Grand says a litany of problems finally added up to the decision to seek another space for the contemporary art gallery. The most troublesome issue is the lack of a long-term lease to protect Grand's investment in the gallery ' a problem Grand acknowledges is as much a fault of her naivetÃ© and trust as it is Ashworth's.
A lease negotiated in September 2004 stipulated that Ashworth would provide the unfinished upstairs warehouse space to Grand for three months at no charge ' other than utilities and prorated taxes ' to allow Grand to get up and running. Before the two women began talking, Ashworth had planned for the upstairs space to be used as offices, and began installing a metal ceiling over a hallway and exposing rafters and ceiling trusses. The office spaces were never built, and much of the 3,000-square-foot space was filled with stored items and construction debris. Despite the mess, Grand says she took one look at the huge loft and was hooked. Ashworth, too, was thrilled, Grand says, about the idea of turning the space into a major art gallery. "It is my hope," Ashworth wrote to Grand in a letter outlining the lease, "you will grow into the entire space quickly. I would like to see you occupy the entire floor." Grand signed, and the lease was notarized for approximately 1,500 square feet at $9 per square foot for one year, beginning October 2004 and ending September 2005. She sent it to Roselawn but never received a copy back with Ashworth's signature on it.
As soon as the lease was agreed on, Grand began a major renovation project that involved demolishing existing walls, rebuilding walls for art exhibitions, cleaning brick, scraping paint off dozens of antique window panes, installing lighting, refinishing floors, remodeling the bathroom and kitchen and enclosing the stairwell. She and silent partner George Marks invested approximately $30,000 in materials and three months of sweat equity into the building. "I'm very sentimentally attached to the space," Grand says, gazing out of the big windows overlooking Jefferson Street. Her eyes well with tears when she talks about the renovation. "I worked on it with my dad."
The lease Grand signed is a "triple net" lease ' which means she rented the space "as is." Ashworth guaranteed roof repairs; all responsibility for repairs, maintenance, utilities, insurance and taxes belong to Grand. Triple net leases are not uncommon, but the section about utilities became a thorn in Grand's side. Ashworth spelled it out for Grand: "You will have a shared meter with RAIN downstairs. ... You will need to work out how to pay the bill with RAIN ' either each of you writing a check each month, or having RAIN continue to pay it and you reimburse them. Whatever the two of you work out is OK with me."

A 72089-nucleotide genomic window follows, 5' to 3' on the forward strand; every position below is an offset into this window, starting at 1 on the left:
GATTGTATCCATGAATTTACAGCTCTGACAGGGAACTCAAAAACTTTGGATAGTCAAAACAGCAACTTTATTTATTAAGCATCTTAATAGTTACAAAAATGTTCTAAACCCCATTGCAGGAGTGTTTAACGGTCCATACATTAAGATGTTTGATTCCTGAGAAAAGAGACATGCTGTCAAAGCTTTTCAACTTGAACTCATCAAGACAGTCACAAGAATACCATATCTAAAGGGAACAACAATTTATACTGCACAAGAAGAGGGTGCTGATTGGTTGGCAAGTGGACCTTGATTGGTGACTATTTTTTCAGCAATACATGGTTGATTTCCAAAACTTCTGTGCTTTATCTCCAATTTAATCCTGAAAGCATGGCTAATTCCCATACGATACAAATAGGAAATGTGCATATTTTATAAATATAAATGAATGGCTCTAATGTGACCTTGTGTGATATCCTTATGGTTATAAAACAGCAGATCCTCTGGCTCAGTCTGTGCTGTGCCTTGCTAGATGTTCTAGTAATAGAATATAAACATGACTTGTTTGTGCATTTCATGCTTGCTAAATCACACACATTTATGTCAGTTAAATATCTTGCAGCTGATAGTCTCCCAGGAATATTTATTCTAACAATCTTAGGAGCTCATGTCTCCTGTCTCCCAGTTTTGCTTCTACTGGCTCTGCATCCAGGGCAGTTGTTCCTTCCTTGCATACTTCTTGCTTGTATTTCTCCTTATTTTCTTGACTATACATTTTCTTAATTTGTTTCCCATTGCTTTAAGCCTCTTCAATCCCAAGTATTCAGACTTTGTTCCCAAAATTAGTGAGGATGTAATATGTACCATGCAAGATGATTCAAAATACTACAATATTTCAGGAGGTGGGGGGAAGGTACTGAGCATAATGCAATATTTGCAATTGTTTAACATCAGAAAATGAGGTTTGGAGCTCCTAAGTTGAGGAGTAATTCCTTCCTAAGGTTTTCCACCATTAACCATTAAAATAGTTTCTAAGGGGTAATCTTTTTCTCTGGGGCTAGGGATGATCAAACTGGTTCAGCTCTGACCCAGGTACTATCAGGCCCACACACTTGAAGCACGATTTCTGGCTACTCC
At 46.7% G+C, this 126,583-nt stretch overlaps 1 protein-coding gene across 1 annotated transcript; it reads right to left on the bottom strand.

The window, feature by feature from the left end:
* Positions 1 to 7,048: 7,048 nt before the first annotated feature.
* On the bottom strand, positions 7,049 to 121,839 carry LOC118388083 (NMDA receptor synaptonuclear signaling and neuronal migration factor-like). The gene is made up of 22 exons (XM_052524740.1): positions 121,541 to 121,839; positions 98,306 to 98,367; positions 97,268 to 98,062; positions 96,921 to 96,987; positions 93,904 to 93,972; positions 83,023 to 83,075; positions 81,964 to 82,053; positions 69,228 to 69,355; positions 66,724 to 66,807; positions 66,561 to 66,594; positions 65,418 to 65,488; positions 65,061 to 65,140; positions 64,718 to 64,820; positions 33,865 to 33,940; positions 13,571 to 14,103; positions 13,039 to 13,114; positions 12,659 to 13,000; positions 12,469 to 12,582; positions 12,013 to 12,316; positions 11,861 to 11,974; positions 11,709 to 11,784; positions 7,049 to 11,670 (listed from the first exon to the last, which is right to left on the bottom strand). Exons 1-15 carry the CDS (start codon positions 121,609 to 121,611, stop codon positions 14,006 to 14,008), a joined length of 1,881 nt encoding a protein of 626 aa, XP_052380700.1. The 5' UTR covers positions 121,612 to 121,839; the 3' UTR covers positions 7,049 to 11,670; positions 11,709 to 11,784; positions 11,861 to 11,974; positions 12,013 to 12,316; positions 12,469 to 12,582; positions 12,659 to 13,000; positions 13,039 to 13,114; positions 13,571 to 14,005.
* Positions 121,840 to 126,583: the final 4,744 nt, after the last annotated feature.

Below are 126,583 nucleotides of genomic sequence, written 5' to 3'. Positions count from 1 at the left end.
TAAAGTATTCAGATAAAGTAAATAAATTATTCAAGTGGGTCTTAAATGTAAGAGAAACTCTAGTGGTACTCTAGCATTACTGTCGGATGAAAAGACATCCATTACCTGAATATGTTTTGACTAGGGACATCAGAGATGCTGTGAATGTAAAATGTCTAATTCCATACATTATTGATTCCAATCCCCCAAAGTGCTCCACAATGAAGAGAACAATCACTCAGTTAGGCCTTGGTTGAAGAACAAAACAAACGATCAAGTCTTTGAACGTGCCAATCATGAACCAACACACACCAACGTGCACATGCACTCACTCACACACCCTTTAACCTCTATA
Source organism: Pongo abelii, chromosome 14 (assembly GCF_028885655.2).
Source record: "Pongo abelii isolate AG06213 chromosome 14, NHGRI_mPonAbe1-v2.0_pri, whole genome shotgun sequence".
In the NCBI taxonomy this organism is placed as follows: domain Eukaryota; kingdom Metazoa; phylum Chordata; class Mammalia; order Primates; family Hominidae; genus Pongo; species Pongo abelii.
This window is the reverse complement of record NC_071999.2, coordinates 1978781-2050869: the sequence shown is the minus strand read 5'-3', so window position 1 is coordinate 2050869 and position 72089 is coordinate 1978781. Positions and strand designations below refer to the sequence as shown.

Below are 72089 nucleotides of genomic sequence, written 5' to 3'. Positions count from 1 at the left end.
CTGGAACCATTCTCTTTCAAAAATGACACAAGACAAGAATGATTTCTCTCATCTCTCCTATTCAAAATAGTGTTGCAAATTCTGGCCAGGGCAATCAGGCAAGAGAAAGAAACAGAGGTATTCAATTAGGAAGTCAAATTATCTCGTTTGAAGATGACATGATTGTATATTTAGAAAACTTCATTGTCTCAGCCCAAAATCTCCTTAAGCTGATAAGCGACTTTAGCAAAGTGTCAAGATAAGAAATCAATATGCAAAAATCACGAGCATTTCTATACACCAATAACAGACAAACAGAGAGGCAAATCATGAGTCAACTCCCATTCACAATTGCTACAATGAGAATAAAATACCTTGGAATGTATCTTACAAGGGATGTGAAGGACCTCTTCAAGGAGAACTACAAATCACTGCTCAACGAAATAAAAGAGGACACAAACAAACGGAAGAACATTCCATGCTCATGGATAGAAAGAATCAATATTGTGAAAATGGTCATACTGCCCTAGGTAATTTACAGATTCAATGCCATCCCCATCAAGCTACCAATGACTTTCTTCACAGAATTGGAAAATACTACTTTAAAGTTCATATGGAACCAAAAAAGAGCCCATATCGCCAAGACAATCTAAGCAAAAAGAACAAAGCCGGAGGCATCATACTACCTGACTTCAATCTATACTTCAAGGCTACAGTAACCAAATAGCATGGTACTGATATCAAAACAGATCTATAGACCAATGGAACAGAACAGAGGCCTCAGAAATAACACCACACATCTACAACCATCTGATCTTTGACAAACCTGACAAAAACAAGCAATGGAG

Things didn't work out between Grand and Robino. There are huge disparities in power and water usage between a nightclub and art gallery; Grand says Robino was overcharging her by asking for 35 percent of electric costs, and when she disputed the amount, he shut off her electricity. Attempts to get Ashworth to split the meters were met with the statement that if the tenants wanted their own meters, they should bear the $10,000 cost.
On one occasion, Robino shut off Grand's power for five consecutive days. At that point, Grand hired attorney James Dill to help her enforce state law, which requires that a tenant be allowed to do business. Dill says the meter dispute caused the rift between Grand and Ashworth. "Kathy washed her hands of it after Jennifer got into it with Jason," he says.
Grand also complains that Robino, in retaliation, cranks up the music in his club so loud that her floors vibrate and paintings slither sideways on their hooks. She has called Lafayette police multiple times. Grand Contemporary has lost a number of private events as a result of the noise barrage. "Because of the noise, I had to turn down four weddings in June. That's $1,500 each ' $6,000 I could have made in my slowest time of year," Grand says. Robino did not return phone calls for this story.